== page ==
From the ASCRS Film Festival

Boris Malyugin, MD, PhD, took home this year’s Grand Prize at the 2019 ASCRS Film Festival for his film “Intraoperative Aqueous Misdirection Syndrome: The New Risk Factor for PC Rupture During Phacoemulsification.”


From the 2019 Cornea Day

With the ASCRS Preoperative OSD Algorithm, the goal of the ASCRS
Cornea Clinical Committee was to create a “true algorithm” that was
consensus- and evidence-based, that could be integrated into preoperative surgery visits, had reliance on tech and objective testing to reduce chair time, and that identified all visually significant subtypes of OSD prior to surgery, said Chris Starr, MD, New York.


From the 2019 Refractive Day

Refractive enhancements are often a part of a patient’s surgical journey. Though you may want to nail it the first time, it’s important to have a plan to finish, according to John Berdahl, MD, Sioux Falls, South Dakota, who described his three-step process of surgery, YAG, and enhancement.



From the 2019 Glaucoma Day

A preoperative evaluation is incredibly important when performing cataract surgery on a pseudoexfoliation glaucoma patient. You should note the signs of pseudoexfoliation, degree of pupillary dilation, and degree of zonular laxity, said Amy Zhang, MD, Ann Arbor, Michigan.


From the ASCRS symposia

• Julie Schallhorn, MD, San Francisco, commented on anterior vitrectomy during the Young Eye Surgeons (YES) Clinical Committee symposium. When you notice a break and vitreous coming forward, take out your second instrument but leave irrigation in to maintain the anterior capsule. Put in viscoelastic at the break first, then fill.
• “If you have a patient with a large amount of astigmatism, even 1 clock hour off can be devastating, and a small rotation can lead to perfect vision once again,” said Kendall Donaldson, MD, Plantation, Florida.
• According to Timothy Olsen, MD, Rochester, Minnesota, intravitreal injections carry risks and should be done by eye doctors only.
• “A lot of people will insert or inject the IOL into the anterior chamber and that’s reasonable, but I find it an extra step because then you have to go in with forceps and grasp that leading haptic and insert it into your 30-gauge needle,” said Jeremy Kieval, MD, Lexington, Massachusetts, commenting on the Yamane technique.
• Adi Abulafia, MD, Jerusalem, Israel, shared pearls for choosing toric IOLs: validate your data, use several measuring devices, take the posterior cornea into account, don’t use mathematical models with total corneal measurement, and don’t rely on mathematical models in unusual corneas.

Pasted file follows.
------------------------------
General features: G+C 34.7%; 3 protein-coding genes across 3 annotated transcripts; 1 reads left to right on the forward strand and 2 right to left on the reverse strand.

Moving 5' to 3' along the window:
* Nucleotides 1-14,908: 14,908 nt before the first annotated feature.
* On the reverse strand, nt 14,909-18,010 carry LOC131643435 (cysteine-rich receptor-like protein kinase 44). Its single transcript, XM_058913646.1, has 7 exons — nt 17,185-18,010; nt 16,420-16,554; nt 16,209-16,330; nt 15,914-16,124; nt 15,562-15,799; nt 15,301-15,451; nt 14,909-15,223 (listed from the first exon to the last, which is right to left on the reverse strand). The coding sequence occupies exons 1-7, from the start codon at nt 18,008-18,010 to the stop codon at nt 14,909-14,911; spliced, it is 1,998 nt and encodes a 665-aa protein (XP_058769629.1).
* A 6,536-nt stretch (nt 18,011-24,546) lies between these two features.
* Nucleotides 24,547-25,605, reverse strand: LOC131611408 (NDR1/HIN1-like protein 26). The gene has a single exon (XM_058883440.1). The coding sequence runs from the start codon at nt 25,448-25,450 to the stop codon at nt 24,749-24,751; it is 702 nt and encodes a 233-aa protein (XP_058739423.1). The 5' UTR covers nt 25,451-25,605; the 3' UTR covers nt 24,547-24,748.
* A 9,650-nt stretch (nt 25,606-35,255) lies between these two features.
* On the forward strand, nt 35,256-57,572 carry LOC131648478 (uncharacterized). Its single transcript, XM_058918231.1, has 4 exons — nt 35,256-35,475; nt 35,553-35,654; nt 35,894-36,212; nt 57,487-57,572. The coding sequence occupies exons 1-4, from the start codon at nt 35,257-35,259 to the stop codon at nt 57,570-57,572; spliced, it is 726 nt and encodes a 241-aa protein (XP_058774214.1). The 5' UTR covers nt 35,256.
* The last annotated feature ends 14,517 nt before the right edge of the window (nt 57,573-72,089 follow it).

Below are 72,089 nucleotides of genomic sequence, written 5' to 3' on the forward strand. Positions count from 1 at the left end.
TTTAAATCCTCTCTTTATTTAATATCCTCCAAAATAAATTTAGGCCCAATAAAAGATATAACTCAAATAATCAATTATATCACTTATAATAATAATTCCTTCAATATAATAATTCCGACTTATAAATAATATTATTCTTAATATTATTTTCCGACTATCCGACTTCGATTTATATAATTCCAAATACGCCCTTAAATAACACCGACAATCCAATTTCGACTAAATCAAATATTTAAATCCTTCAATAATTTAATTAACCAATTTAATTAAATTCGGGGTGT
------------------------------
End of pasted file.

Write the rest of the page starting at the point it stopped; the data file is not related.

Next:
• Speakers in the Government Relations symposium, including Steve Forbes, MA, and Harold Miller, MS, highlighted potential benefits of designing APMs from the “bottom up” rather than the current “top down” approach.
• Bala Ambati, MD, Eugene, Oregon, took first place at the Winning Pitch Challenge for his idea for a pharmacologic, nonsurgical option for keratoconus treatment.


TOPGUN symposia cataract pearls category winners

Phaco pearls: Arnaldo Espaillat, MD, Santo Domingo, Dominican Republic, showed a video of intumescent white cataract management. Stain the capsule with trypan blue, insert cohesive OVD, and aspirate the milky fluid while you penetrate the capsule. Chop the nucleus with torsional ultrasound in pulse mode.
IOL pearls: Ronald Yeoh, MD, Singapore, offered four tips for IOL injection:
1) Follow the picture of the IOL on the cartridge for proper loading with an adequate amount of OVD.
2) Depress the optic to create a concavity for the haptics.
3) Watch the IOL as it travels down the injector.
4) Maintain adequate forward pressure for wound-assisted implantation.
Complex case pearls: Kendall Donaldson, MD, Plantation, Florida, shared several tips for pars plana vitrectomy. These included viscoelastic used to maintain the chamber and prevent further vitreous prolapse; stain with triamcinolone for visualization; insert the vitrector 3.5 mm posterior to the limbus; use a three-piece IOL in the sulcus or with optic capture; and suture the wound closed and use acetylcholine chloride.
Miscellaneous pearls: Sri Ganesh, MD, Bangalore, India, described a technique for posterior capsule rescue, which entailed creating a “vacuum rhexis.” He used coaxial I/A to create the rhexis in the posterior capsule when the PCR was less than 3 mm and did not have vitreous loss.


From the ASOA General Sessions

“When we focus on that basic truth that we are people serving people, it will make you happier,” said Brad Montgomery, CSP, during the ASOA Opening General Session.
“Everyone is hiring these days. Today, people are not
just job hopping, they are career hopping and industry hopping,” said Cara Silletto, MBA, during the ASOA Sunday General Session.

For EyeWorld’s complete coverage of the 2019 ASCRS ASOA Annual Meeting, go to daily.eyeworld.org.

Highlights from the 2019 ASCRS ASOA Annual Meeting Highlights from the 2019 ASCRS ASOA Annual Meeting